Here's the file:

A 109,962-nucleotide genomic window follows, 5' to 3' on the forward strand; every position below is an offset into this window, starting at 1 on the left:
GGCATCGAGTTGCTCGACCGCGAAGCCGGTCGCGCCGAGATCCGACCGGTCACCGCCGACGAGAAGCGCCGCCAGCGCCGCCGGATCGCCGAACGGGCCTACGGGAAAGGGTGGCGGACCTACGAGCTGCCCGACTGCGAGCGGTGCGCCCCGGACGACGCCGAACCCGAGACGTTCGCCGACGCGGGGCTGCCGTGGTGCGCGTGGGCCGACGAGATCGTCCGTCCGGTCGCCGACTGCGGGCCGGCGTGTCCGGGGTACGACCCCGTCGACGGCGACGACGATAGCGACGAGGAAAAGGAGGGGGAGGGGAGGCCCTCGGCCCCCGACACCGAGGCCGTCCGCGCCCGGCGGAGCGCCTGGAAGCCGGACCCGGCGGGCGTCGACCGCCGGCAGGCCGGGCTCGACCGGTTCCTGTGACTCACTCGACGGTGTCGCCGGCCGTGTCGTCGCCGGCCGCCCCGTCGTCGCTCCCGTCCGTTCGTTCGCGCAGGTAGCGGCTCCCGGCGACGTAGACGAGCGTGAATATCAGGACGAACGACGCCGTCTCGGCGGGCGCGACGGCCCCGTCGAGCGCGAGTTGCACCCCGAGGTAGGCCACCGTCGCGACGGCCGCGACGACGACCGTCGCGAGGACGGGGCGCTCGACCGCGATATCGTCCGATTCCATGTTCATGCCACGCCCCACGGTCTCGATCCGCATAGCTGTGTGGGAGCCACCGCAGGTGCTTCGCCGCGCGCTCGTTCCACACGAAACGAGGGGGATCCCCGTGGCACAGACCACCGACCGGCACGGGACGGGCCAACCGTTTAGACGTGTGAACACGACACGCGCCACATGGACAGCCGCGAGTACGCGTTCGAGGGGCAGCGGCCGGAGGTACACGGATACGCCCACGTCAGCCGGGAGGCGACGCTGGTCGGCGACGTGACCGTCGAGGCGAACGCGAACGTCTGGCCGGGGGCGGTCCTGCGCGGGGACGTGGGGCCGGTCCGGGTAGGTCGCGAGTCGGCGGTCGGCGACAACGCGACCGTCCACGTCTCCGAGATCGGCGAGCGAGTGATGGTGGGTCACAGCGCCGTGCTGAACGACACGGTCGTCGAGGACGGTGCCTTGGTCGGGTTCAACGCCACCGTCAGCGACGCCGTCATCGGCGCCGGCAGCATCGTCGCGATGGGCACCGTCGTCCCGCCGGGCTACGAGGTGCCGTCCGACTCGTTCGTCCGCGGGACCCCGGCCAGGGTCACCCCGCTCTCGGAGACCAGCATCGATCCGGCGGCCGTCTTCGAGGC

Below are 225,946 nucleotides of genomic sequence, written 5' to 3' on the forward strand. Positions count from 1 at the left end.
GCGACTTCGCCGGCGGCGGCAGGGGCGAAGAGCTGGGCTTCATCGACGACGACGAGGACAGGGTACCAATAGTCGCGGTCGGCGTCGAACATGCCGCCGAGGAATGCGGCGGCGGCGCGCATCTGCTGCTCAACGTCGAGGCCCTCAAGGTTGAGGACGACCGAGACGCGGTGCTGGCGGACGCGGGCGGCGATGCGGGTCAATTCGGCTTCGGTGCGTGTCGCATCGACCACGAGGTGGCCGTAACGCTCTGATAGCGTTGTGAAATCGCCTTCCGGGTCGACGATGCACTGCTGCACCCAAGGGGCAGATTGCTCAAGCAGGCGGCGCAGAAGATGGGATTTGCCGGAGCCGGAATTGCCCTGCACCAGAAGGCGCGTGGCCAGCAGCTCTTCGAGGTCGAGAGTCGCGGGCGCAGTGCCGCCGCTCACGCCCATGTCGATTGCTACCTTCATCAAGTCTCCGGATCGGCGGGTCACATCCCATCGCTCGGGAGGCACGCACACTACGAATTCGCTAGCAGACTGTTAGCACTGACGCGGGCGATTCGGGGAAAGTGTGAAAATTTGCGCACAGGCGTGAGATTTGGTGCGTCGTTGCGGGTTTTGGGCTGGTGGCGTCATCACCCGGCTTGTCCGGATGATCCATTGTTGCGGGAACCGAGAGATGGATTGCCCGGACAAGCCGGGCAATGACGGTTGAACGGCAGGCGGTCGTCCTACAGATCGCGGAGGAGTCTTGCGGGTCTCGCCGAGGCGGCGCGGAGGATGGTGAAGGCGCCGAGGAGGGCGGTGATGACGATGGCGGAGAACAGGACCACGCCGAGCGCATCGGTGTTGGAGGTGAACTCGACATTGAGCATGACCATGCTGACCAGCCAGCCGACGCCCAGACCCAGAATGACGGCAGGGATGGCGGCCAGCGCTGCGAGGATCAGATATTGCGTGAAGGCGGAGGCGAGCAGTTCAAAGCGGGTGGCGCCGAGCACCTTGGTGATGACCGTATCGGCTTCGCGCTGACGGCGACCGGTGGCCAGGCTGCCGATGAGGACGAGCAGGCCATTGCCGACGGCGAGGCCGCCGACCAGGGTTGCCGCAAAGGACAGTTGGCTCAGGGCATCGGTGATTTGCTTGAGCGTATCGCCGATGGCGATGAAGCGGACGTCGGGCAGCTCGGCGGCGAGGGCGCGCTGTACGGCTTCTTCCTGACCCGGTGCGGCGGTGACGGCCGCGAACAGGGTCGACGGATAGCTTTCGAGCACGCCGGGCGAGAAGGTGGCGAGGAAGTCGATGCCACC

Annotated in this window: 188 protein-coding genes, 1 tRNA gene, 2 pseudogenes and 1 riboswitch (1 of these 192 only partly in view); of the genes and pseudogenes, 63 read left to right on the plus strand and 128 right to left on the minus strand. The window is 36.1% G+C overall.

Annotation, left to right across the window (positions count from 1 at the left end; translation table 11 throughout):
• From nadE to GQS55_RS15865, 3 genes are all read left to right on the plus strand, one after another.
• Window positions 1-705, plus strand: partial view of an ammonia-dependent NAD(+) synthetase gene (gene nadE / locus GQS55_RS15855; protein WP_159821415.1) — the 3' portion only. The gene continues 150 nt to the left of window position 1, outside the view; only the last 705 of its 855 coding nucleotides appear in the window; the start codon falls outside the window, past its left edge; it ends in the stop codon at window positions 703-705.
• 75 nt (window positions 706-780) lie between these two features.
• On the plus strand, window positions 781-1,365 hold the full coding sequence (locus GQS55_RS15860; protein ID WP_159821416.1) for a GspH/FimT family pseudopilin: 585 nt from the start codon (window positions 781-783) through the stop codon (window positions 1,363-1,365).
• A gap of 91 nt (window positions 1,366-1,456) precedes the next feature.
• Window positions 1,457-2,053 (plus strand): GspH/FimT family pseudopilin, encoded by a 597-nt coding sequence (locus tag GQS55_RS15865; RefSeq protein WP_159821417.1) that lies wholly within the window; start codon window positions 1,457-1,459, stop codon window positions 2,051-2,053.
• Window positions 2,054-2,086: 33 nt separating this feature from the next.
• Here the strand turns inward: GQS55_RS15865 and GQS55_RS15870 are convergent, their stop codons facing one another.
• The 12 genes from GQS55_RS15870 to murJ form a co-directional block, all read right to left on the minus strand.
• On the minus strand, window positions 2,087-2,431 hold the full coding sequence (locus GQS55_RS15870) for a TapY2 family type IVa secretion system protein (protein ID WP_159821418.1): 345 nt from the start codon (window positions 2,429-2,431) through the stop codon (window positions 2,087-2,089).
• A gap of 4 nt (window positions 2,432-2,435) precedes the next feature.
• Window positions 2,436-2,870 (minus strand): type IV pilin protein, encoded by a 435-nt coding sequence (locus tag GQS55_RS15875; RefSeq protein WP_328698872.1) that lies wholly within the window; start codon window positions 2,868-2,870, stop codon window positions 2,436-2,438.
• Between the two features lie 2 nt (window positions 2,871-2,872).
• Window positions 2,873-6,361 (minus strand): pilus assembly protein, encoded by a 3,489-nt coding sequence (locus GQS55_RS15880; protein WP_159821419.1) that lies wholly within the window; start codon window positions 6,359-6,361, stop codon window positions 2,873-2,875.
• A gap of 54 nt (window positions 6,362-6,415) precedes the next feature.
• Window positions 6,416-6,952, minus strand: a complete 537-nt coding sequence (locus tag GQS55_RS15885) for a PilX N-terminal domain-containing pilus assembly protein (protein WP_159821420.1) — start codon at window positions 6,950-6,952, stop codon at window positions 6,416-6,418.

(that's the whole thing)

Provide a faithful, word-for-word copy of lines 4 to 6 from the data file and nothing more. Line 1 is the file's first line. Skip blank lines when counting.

GCGACTTCGCCGGCGGCGGCAGGGGCGAAGAGCTGGGCTTCATCGACGACGACGAGGACAGGGTACCAATAGTCGCGGTCGGCGTCGAACATGCCGCCGAGGAATGCGGCGGCGGCGCGCATCTGCTGCTCAACGTCGAGGCCCTCAAGGTTGAGGACGACCGAGACGCGGTGCTGGCGGACGCGGGCGGCGATGCGGGTCAATTCGGCTTCGGTGCGTGTCGCATCGACCACGAGGTGGCCGTAACGCTCTGATAGCGTTGTGAAATCGCCTTCCGGGTCGACGATGCACTGCTGCACCCAAGGGGCAGATTGCTCAAGCAGGCGGCGCAGAAGATGGGATTTGCCGGAGCCGGAATTGCCCTGCACCAGAAGGCGCGTGGCCAGCAGCTCTTCGAGGTCGAGAGTCGCGGGCGCAGTGCCGCCGCTCACGCCCATGTCGATTGCTACCTTCATCAAGTCTCCGGATCGGCGGGTCACATCCCATCGCTCGGGAGGCACGCACACTACGAATTCGCTAGCAGACTGTTAGCACTGACGCGGGCGATTCGGGGAAAGTGTGAAAATTTGCGCACAGGCGTGAGATTTGGTGCGTCGTTGCGGGTTTTGGGCTGGTGGCGTCATCACCCGGCTTGTCCGGATGATCCATTGTTGCGGGAACCGAGAGATGGATTGCCCGGACAAGCCGGGCAATGACGGTTGAACGGCAGGCGGTCGTCCTACAGATCGCGGAGGAGTCTTGCGGGTCTCGCCGAGGCGGCGCGGAGGATGGTGAAGGCGCCGAGGAGGGCGGTGATGACGATGGCGGAGAACAGGACCACGCCGAGCGCATCGGTGTTGGAGGTGAACTCGACATTGAGCATGACCATGCTGACCAGCCAGCCGACGCCCAGACCCAGAATGACGGCAGGGATGGCGGCCAGCGCTGCGAGGATCAGATATTGCGTGAAGGCGGAGGCGAGCAGTTCAAAGCGGGTGGCGCCGAGCACCTTGGTGATGACCGTATCGGCTTCGCGCTGACGGCGACCGGTGGCCAGGCTGCCGATGAGGACGAGCAGGCCATTGCCGACGGCGAGGCCGCCGACCAGGGTTGCCGCAAAGGACAGTTGGCTCAGGGCATCGGTGATTTGCTTGAGCGTATCGCCGATGGCGATGAAGCGGACGTCGGGCAGCTCGGCGGCGAGGGCGCGCTGTACGGCTTCTTCCTGACCCGGTGCGGCGGTGACGGCCGCGAACAGGGTCGACGGATAGCTTTCGAGCACGCCGGGCGAGAAGGTGGCGAGGAAGTCGATGCCACC

Annotated in this window: 188 protein-coding genes, 1 tRNA gene, 2 pseudogenes and 1 riboswitch (1 of these 192 only partly in view); of the genes and pseudogenes, 63 read left to right on the plus strand and 128 right to left on the minus strand. The window is 36.1% G+C overall.

Annotation, left to right across the window (positions count from 1 at the left end; translation table 11 throughout):